Original Publication Date: 01/19/2005
Updated Date: 09/13/2016
This article applies to BIG-IP 9.x. For information about other versions, refer to the following article:
Beginning in BIG-IP 9.0.0, the Traffic Management Microkernel (TMM) processes all load-balanced traffic. TMM runs as a real-time user process within the BIG-IP operating system (TMOS). Prior BIG-IP versions handled traffic processing in the kernel.
The following factors influence the manner in which TMM uses the CPU:
CPU utilization on single CPU, single core systems
BIG-IP 9.0.0 through 9.3.1
In BIG-IP 9.0.0 through 9.3.1, TMM consumes all available CPU time on a single CPU, single core system. When TMM is not actively processing traffic, it will yield idle CPU cycles up to 99 percent of the CPU time to the host as required for other processes. When TMM is actively processing traffic, it will release only up to 20 percent of the CPU time as required for other processes.
As a result, it is normal to see TMM at or near 100 percent CPU utilization on both idle systems and those processing large volumes of traffic. However, if the system is heavily loaded with other host-based tasks, such as a large number of application health monitors, TMM CPU utilization may fall back to 80 percent when processing large volumes of traffic, or to 1 percent when idle.
Note: In 9.0.0 through 9.3.1, the top utility does not correctly report TMM's CPU utilization. F5 recommends that you use the bigpipe global command to determine how hard TMM is working.
BIG-IP 9.4.2 through 9.4.8
Beginning in BIG-IP 9.4.2, TMM no longer consumes all available CPU cycles when idle, and TMM is limited to 90 percent of the CPU cycles, regardless of load. When TMM is idle or processing low volumes of traffic, TMM yields idle cycles to the host, and utilities such as top display a commensurately low percentage of CPU utilization. These changes were introduced in CR75437 as an optimization of the TMM internal polling and scheduling mechanisms.
CPU utilization on systems with multiple processing units (multi-CPU and/or multi-core systems)
BIG-IP 9.0.0 through 9.3.1
On a system with two or more processing units, the highest numbered CPU will be dedicated to TMM. The top utility will show TMM using 100 percent of the CPU dedicated to TMM, while the remaining CPUs not used by TMM will be used at various percentages by other processes.
BIG-IP 9.4.0 through 9.4.1
Beginning in BIG-IP 9.4.0, the Clustered Multiprocessing (CMP) feature was introduced for multi-processor BIG-IP platforms. CPU utilization on multi-processor platforms that are CMP-capable will behave similarly to BIG-IP 9.0.0 through 9.3.1, except that the BIG-IP system will launch a separate TMM process for each CPU, and will only yield up to 10 percent of processor time to other processes. As a result, when CMP is enabled, TMM will consume at least 90 percent of the CPU time on all processors, and may consume up to 100 percent when processing traffic.
Although they are multi-processor platforms, BIG-IP 6400 and 6800 do not support CMP in these versions. They run only one TMM instance and process traffic as previously noted for BIG-IP 9.0.0 through 9.3.1.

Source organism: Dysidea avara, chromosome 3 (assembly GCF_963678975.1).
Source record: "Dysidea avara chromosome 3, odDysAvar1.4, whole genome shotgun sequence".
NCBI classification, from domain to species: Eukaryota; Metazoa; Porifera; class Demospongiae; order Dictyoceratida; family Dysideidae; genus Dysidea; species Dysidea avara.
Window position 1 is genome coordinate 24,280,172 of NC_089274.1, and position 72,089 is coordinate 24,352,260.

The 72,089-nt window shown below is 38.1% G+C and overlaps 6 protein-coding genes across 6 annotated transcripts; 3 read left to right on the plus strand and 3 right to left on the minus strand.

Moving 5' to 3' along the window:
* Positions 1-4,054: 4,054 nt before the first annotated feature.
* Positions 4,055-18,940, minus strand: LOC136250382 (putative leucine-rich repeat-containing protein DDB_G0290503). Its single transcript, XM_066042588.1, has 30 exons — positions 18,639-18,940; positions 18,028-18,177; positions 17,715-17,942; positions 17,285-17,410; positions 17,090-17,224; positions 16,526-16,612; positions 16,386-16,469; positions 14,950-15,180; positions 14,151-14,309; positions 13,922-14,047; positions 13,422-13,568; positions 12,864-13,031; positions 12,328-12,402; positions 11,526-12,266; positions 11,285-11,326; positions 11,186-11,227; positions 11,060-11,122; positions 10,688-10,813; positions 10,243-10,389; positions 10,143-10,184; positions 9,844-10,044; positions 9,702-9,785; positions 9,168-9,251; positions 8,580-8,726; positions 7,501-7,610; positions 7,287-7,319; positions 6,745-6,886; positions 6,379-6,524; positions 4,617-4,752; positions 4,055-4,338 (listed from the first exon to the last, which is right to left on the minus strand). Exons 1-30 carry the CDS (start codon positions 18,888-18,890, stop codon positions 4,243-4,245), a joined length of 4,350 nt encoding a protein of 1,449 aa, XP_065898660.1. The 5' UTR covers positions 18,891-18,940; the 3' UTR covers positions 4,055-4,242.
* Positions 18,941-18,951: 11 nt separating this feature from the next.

Note: For more information about the CMP feature, refer to SOL7751: Overview of Clustered Multiprocessing (9.x - 10.x).
BIG-IP 9.4.2 through 9.4.8
On CMP-capable multi-processor platforms (BIG-IP 1600, 3600, 3900, 6900, 8400, 8800, and 8900), in BIG-IP 9.4.2 through 9.4.8, the BIG-IP system will launch a separate TMM process for each processing unit. TMM no longer consumes all available CPU cycles when idle, and TMM is limited to 90 percent of the CPU cycles, regardless of load. When TMM is idle or processing low volumes of traffic, utilities such as top will display a commensurately low percentage of CPU utilization for each processing unit and TMM instance. These changes were introduced in CR75437 as an optimization of the TMM internal polling and scheduling mechanisms.
Multi-processor platforms that do not support CMP in these versions (BIG-IP 6400 and 6800) will only run one TMM instance and process traffic as noted, previously, for BIG-IP 9.0.0 through 9.3.1.
BIG-IP 9.4.0 through 9.4.8 licensed for ASM or WebAccelerator
When you enable the BIG-IP ASM or BIG-IP WebAccelerator module on a multi-processor system, CMP is automatically disabled globally. The TMM process is assigned exclusively to the highest numbered CPU, and the remaining processors are reserved for use by the host operating system and the BIG-IP ASM or BIG-IP WebAccelerator processes. This behavior is apparent when using the top command; TMM is observed to be running on one CPU, and that CPU displays 100 percent usage. The Configuration utility displays the correct CPU and TMM usage for each core.
To re-enable CMP on systems that have the BIG-IP WebAccelerator or BIG-IP ASM module installed, you must disable the module on the System > License > Modules tab, or by setting the Module.ASM or Module.WA db variables to disable.
Memory reservation and allocation
In BIG-IP 9.0.0 through 9.4.6, the BIG-IP system reserves memory for TMM. The reserved memory is not available to the operating system for general use. As a result, the amount of memory that traditional UNIX utilities report will be incorrect.
Note: For more information, refer to SOL10099: The bigpipe memory show command now displays the total physical memory.